Till very recently pharmacists were seen as dispensing medication, counselling patients on use of prescription and over the counter medication, advising patients about general health topics, and often serving as a liaison between patients and the complex insurance regulatory system.
However, with the Patient protection and Affordable Care Act (PPACA) of 2010, popularly known as Obama Care, whose goal is to improve healthcare quality, reduce healthcare costs and expand health insurance coverage, the pharmacy industry underwent many changes. Pharmacists have been seen as key stakeholders in improving patient care, quality and outcomes.
Additionally, the PPACA exempted many independent community pharmacists from a Medicare rule requiring all sellers of durable medical equipment, prosthetics, orthotics and supplies (DMEPOS) to become accredited. The consequence of this was that it allowed pharmacies generating less than 5 percent of revenues from DMEPOS sales to continue meeting patients’ critical health needs without incurring the cost of complying with duplicative regulations.
Further, with the launch of Accountable Care Organizations, medical homes and other alternative patient care models have created opportunities for pharmacists to get involved in these emerging care models. Physicians are increasingly recognizing that including pharmacists on the health care team is valuable for services such as managing complex medication therapies, providing patient education, and reducing medication costs and preventing problems with drug therapy. The ACA has recognized the value of pharmacists to provide cognitive services as part of patients’ overall healthcare.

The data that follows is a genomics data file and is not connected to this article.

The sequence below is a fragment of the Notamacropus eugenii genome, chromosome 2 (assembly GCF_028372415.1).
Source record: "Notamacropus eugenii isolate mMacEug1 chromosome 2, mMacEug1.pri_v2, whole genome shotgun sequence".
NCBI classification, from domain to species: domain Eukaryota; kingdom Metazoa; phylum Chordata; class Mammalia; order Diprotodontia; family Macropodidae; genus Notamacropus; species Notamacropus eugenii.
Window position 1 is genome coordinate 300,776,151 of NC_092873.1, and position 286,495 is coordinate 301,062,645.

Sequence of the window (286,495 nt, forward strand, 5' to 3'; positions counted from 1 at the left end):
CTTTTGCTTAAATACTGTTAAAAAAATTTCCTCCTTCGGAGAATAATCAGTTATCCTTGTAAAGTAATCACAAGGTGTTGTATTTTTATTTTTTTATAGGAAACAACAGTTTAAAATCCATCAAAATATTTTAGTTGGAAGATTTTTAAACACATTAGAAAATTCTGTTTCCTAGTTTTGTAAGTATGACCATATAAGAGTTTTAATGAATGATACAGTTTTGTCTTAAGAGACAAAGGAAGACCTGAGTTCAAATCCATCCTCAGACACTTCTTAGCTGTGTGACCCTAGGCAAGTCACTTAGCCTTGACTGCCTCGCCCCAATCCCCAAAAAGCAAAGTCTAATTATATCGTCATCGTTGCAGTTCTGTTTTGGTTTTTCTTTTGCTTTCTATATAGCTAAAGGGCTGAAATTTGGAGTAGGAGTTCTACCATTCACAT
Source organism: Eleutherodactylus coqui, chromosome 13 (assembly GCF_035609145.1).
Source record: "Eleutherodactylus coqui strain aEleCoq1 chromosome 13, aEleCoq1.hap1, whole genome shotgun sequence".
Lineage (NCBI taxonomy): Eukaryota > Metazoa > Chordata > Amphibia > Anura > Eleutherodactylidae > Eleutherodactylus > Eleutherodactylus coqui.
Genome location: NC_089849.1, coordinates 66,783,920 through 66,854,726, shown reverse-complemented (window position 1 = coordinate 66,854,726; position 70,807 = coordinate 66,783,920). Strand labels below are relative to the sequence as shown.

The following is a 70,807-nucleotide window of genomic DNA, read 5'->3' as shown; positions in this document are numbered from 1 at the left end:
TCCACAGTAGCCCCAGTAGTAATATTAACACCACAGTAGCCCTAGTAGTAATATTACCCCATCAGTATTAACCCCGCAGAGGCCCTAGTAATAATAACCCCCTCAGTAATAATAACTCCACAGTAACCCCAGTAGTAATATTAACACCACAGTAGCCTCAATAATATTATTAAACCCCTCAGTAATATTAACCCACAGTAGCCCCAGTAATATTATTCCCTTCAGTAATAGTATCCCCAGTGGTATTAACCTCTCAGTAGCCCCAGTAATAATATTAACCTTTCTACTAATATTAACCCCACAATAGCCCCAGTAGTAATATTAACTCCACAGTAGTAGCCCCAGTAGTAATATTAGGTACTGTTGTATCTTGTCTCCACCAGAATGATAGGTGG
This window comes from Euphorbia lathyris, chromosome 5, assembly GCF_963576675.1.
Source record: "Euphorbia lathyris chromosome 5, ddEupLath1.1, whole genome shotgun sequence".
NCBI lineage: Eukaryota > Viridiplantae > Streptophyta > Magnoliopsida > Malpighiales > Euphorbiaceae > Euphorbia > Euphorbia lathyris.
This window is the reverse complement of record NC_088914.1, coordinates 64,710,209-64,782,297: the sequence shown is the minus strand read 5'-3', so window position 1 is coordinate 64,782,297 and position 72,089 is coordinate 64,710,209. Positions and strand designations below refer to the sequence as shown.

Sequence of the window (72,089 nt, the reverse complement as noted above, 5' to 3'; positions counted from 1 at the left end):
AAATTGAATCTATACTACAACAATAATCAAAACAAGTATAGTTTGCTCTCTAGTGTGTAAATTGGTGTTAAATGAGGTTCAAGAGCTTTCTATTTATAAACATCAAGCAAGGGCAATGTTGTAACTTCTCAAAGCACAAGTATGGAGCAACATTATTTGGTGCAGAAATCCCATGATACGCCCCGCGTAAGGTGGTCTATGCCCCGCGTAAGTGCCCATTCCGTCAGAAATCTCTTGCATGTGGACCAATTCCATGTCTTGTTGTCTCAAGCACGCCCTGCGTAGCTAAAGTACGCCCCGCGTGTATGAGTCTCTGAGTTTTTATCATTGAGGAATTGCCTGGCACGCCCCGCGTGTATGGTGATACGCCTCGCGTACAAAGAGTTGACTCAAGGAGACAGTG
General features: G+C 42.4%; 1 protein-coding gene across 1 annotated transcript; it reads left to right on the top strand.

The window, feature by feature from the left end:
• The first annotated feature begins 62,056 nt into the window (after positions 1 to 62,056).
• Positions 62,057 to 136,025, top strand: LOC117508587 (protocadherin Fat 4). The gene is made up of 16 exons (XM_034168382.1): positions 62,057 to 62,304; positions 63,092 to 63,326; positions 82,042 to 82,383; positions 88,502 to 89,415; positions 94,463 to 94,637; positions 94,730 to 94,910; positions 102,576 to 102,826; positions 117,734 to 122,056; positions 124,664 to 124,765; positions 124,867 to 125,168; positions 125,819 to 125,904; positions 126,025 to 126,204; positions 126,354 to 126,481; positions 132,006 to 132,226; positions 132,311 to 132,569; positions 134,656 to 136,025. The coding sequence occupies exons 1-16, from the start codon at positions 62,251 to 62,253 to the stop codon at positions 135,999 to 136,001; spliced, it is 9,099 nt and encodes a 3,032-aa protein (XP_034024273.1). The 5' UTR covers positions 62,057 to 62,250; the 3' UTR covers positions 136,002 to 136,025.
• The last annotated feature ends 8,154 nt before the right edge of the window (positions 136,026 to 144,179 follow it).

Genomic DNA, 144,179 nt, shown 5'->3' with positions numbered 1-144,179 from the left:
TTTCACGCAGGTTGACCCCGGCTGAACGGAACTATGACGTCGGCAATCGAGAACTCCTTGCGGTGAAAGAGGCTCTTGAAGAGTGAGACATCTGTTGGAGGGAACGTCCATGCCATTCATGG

Data from Sageworks, a financial information company, has shown that sales among privately held pharmacies and drug stores rose from 3.1 percent in 2013 to 6.3 percent in 2014, nearly double the sales growth. These figures testify to the growing opportunities that have opened up since the introduction of the ACA.
Although, Medicare Part B reimburses physician and specific non-physician health care professionals for medically necessary and preventative health care services, but rarely reimburses pharmacists for health care services, for face-to-face patient consultations, the American Medical Association (AMA) provides 3 billing codes whereby Medicare is now required to pay for these very services for eligible patients, medically billed under any of these AMA codes.
Due to the new rules & regulations that are now pushing for electronic processes and workflows, many drug stores have implemented electronic prescribing software that allows them to fill prescriptions more efficiently and to better plan inventory. Technology and new services also have helped stores utilize pharmacy staff more efficiently, for example, to handle automatic refills during hours when foot traffic in the stores is slower. Technology has greatly enhanced pharmacy billing, aiding in better reimbursement.
Thus, the Affordable Care Act has led to the opening up of new revenue streams for pharmacies and drug stores, since many states have implemented expanded Medicaid coverage. It has given independent pharmacists the opportunity to not only provide additional care to the patients but also help increase their profit margins and thus create an effective Revenue Cycle Management (RCM) process.